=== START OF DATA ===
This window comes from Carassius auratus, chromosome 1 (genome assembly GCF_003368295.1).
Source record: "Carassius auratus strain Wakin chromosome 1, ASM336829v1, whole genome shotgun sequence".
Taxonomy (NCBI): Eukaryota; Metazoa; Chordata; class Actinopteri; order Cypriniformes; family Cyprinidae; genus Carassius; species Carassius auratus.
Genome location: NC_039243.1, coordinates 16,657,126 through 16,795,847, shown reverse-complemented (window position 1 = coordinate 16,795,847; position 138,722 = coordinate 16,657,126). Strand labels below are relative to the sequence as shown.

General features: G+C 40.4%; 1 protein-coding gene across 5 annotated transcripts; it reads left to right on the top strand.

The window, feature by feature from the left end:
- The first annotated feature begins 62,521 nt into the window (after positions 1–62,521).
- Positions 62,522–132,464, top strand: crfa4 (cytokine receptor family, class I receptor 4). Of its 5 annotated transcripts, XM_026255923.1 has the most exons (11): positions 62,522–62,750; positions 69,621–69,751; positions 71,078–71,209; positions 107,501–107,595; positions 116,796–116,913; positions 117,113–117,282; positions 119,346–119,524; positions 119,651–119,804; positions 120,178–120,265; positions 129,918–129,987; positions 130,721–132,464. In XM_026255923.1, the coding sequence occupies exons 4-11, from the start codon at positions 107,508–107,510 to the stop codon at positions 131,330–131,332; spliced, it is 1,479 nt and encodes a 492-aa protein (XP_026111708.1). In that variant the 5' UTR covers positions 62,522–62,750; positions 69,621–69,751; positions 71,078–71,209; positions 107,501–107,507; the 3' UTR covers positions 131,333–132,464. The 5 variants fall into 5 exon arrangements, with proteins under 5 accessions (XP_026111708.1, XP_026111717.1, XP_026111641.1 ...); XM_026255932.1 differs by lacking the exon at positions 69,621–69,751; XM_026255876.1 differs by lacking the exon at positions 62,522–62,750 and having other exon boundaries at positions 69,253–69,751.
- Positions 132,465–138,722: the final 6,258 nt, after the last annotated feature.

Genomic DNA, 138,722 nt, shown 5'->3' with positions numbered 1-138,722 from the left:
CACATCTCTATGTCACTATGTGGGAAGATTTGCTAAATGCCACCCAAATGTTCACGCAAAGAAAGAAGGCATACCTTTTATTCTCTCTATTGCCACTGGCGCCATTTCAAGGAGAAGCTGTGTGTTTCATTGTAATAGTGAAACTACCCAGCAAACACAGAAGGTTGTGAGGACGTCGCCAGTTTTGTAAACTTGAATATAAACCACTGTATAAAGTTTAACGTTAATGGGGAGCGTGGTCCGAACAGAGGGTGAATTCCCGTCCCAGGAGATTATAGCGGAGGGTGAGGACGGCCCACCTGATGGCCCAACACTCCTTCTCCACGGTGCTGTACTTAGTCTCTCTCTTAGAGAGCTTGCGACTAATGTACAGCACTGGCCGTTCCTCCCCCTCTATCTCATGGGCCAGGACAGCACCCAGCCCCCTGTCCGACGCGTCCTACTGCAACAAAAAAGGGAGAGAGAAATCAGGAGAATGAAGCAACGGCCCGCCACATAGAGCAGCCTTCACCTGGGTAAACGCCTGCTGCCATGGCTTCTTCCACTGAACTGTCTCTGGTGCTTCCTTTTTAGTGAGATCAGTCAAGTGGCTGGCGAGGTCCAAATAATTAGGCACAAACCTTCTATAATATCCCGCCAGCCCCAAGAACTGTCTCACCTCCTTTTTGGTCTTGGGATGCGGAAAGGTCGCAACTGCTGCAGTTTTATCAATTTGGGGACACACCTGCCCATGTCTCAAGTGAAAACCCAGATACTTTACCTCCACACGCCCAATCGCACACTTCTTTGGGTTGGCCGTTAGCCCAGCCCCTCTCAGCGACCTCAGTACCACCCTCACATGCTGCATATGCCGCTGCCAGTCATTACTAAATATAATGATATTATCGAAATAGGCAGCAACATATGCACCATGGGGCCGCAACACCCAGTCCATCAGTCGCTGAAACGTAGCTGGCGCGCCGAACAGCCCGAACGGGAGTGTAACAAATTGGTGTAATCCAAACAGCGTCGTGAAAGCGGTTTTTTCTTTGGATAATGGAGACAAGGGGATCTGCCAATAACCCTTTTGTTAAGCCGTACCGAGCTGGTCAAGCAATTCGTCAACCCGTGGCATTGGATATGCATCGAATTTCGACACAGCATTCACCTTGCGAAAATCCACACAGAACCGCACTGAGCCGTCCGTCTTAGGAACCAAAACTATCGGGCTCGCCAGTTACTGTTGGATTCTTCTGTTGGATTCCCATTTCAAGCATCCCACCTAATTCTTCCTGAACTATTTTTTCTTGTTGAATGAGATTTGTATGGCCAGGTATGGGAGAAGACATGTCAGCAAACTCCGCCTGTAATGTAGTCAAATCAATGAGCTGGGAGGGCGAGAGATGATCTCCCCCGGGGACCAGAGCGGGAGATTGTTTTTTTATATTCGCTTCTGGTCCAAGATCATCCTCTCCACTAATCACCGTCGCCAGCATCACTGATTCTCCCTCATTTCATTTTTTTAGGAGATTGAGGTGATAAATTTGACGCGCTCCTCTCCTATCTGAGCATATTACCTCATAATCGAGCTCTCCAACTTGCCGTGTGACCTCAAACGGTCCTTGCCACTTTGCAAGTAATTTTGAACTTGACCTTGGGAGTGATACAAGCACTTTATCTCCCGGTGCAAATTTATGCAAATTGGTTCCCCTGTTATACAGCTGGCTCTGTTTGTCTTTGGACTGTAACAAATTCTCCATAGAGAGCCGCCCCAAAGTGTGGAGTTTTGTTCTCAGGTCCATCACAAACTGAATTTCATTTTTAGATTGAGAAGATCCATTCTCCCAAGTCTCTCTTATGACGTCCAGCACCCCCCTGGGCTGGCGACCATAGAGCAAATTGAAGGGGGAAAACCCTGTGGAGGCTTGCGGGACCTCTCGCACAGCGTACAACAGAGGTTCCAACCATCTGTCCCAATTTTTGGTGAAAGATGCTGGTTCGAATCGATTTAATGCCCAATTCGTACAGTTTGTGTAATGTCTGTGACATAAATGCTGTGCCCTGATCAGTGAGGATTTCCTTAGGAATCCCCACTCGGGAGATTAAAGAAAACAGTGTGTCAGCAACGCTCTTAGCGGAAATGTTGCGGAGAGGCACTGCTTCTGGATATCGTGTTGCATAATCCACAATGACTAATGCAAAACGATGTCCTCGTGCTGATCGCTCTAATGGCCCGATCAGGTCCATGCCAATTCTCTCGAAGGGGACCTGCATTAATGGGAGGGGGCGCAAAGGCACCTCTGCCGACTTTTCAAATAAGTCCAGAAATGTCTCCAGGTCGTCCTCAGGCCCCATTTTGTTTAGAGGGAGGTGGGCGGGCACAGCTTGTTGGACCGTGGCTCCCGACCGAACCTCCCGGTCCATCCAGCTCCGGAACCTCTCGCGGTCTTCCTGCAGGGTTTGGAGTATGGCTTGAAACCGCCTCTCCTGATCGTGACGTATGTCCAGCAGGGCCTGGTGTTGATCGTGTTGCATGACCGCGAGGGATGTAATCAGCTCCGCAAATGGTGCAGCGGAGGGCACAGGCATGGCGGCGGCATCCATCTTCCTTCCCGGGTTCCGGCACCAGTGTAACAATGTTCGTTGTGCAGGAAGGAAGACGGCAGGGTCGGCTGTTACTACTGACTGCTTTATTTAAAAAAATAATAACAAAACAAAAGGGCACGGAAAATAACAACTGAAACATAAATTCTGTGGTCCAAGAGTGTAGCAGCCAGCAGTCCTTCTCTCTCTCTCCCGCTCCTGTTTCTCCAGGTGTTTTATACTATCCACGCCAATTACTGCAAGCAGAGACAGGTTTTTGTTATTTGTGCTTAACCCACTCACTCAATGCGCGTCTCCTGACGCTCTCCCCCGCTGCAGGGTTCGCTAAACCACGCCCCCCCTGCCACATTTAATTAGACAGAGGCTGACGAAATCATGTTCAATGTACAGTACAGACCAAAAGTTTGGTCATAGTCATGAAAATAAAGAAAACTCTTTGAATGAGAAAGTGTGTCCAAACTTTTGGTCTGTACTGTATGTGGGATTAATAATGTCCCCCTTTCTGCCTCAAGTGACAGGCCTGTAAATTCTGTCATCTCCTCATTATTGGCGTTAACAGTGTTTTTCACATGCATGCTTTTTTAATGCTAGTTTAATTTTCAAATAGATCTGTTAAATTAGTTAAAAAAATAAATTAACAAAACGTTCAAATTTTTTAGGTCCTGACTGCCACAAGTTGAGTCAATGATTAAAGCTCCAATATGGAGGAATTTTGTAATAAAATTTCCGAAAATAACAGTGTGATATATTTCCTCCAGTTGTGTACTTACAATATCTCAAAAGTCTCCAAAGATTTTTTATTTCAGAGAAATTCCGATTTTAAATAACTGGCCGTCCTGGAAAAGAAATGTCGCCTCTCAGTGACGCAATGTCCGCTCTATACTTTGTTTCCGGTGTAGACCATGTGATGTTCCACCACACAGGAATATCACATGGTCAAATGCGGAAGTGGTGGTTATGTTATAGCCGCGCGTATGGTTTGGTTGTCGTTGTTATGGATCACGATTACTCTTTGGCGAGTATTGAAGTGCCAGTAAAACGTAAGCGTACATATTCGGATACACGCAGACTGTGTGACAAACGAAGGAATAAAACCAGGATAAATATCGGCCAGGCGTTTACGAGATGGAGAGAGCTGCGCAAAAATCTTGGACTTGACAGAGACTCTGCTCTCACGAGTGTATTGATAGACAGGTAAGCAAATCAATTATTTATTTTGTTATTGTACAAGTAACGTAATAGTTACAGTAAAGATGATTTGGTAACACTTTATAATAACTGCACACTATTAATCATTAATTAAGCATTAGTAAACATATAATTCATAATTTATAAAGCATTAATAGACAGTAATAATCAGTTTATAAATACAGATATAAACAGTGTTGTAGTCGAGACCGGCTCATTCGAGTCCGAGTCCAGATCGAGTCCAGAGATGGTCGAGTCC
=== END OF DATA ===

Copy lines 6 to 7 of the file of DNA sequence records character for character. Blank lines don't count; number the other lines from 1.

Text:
The window, feature by feature from the left end:
- The first annotated feature begins 62,521 nt into the window (after positions 1–62,521).